+5 # RicKelis 2013-11-11 11:48
abstract-pt.1:
abstract: On Friday Standard & Poor’s, the bond-rating agency, downgraded France. The move made headlines, with many reports suggesting that France is in crisis. But markets yawned: French borrowing costs, which are near historic lows, barely budged. S.& P.’s action needs to be seen in the context of the broader politics of fiscal austerity — politics, not economics. For the plot against France is one clear demonstration that in Europe, as in America, fiscal scolds are using debt fears to advance an ideological agenda. And France has become the target of incessant negative propaganda.
 
 
+24 # RicKelis 2013-11-11 11:48
abstract-pt.2:
So what’s going on? Here’s a clue: Two months ago Olli Rehn, Europe’s commissioner for economic and monetary affairs, dismissed France’s seemingly exemplary fiscal policy, because it was based on tax increases rather than spending cuts — and tax hikes, he declared, would “destroy growth and handicap the creation of jobs.” S.& P.’s explanation of its downgrade amounted to the same thing: “the French government’s current approach is unlikely to substantially raise France’s medium-term growth prospects.” Mr. Rehn and S.& P. were [not] basing their demands on solid evidence that spending cuts are in fact better for the economy than tax increases. In fact, research at the I.M.F. suggests that when you’re trying to reduce deficits in a recession, temporary tax hikes do much less damage than spending cuts. Oh, and when people start talking about the wonders of “structural reform,” it’s mainly a code phrase for deregulation — and the evidence on the virtues of deregulation is decidedly mixed. Remember Ireland. All this [should] sound familiar to American readers. U.S. fiscal scolds turn out to be much more interested in slashing Medicare and Social Security than they are in actually cutting deficits. Europe’s austerians are now revealing themselves to be pretty much the same. France has committed the unforgivable sin of being fiscally responsible without inflicting pain on the poor and unlucky. And it must be punished.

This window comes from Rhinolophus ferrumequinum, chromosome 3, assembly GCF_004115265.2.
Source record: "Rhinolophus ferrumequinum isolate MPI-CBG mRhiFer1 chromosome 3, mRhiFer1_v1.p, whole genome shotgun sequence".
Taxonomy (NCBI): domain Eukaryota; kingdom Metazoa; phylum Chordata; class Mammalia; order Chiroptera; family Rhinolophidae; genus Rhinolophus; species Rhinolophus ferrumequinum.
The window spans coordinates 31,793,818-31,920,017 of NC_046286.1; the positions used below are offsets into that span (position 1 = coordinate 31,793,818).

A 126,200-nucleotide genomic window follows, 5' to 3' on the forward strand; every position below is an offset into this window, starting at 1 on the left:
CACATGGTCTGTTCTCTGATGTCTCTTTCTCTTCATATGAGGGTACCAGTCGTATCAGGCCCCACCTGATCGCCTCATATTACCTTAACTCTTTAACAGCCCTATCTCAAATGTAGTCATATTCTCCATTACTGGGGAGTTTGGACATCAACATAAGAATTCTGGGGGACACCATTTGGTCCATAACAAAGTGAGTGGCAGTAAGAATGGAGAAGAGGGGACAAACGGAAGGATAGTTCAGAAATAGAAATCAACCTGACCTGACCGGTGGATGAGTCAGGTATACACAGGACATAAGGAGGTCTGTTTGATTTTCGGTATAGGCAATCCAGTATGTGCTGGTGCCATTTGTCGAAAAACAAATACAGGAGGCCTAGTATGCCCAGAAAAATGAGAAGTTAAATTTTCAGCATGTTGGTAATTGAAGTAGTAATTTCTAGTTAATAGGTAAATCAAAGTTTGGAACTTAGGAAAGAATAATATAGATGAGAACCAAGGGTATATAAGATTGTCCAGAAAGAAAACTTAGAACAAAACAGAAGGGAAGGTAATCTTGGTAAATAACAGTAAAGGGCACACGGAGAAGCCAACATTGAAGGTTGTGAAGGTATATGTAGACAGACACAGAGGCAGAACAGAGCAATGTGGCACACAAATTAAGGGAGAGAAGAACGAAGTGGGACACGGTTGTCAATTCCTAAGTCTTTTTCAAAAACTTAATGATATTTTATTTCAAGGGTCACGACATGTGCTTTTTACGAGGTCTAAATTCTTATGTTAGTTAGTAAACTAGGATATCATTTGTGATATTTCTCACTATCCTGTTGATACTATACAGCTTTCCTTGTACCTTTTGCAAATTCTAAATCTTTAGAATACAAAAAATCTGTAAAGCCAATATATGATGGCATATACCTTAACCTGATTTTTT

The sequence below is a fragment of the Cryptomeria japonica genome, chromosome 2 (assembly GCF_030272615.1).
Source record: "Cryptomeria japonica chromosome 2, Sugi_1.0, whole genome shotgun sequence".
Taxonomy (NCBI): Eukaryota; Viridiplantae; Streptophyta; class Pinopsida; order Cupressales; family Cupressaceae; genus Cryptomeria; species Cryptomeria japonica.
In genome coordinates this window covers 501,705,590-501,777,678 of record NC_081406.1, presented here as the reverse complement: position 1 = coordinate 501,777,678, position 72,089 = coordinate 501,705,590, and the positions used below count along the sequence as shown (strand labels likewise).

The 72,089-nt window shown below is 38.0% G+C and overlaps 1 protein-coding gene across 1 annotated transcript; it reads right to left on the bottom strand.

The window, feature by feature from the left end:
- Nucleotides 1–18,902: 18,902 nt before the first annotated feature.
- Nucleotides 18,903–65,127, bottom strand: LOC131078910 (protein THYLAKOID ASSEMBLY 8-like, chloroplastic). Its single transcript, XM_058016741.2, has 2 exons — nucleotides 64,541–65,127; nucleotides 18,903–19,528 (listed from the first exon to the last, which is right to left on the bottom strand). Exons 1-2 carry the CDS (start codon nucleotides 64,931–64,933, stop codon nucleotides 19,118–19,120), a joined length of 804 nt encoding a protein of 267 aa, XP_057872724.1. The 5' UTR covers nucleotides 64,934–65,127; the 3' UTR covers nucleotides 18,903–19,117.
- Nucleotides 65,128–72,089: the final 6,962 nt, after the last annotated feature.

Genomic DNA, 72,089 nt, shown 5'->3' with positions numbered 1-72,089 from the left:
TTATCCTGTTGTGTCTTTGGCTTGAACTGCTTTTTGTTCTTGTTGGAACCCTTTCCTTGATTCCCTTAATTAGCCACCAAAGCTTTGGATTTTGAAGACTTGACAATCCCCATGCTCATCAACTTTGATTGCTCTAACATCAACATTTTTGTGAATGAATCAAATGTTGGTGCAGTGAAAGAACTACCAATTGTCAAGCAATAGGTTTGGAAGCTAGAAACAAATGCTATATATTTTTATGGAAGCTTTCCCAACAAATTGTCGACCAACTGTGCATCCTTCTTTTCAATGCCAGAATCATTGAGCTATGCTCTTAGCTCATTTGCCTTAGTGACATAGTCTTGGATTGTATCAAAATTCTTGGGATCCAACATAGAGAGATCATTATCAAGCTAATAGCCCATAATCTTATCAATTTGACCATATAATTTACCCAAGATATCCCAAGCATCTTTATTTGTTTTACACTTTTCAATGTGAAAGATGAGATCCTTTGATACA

+2 # X Dane 2013-11-11 12:19
RicKelis....Why are you just rewriting what Paul Krugman just wrote??? Do you have any comments? thoughts of your own?
 
 
+5 # reiverpacific 2013-11-11 12:46
Quoting X Dane:
RicKelis....Why are you just rewriting what Paul Krugman just wrote??? Do you have any comments? thoughts of your own?

Yeah, I was kind if wondering about that too.
Maybe advertising a typing service (which I could sure use sometimes with my daffy-digits)? However, thoughts and opinions are what RSN is about; maybe there's a parrot-friendly version somewhere, what?!
 
 
+8 # RicKelis 2013-11-11 14:29
I have done synopses of Paul's articles for 5 or 6 years and still do it for my Facebook page, where I get lots of "friends" commenting on Krugman's writing -- without having to go to the original article if they don't want to, or if they can't get on the NYTimes site. It's not a re-write, by the way - it's actually an editing project that takes about an hour and a half or so. I noticed when I went back for my masters and was doing the thesis that in most scholarly writings there's an abstract that proceeds the article -- it's usually only about 200 words but in this case I've taken liberties to expand it. But it's basically an abstract of the article that I do -- and I wrote Mark to tell him I can't contribute money (really broke here) but I can contribute this abstract and other comments from time to time. And refer RSN links whenever possible and apropos to the subject I'm discussing on Facebook. We all should do our part; that's what I can do for the RSN funding effort - "I can't give you anything but love" to quote an old song.
 
 
+4 # AndreM5 2013-11-12 10:36
I certainly don't mind an abstract, if accurate and fair, which yours seem to be. On the other hand if you want to be more useful, try shrinking the abstract to the 200 words you mention. You don't even need complete sentences, just key points.

On the other hand, we RSN readers might also strive to produce bumper-sticker talking points from these articles. Our congress people are terrible at messaging and need all the help they can get!
 
 
+3 # bingers 2013-11-12 23:09
I appreciate the reposting because the Times has a limit on how many articles you can read without paying and the limit is small. So the post allows me to see other articles.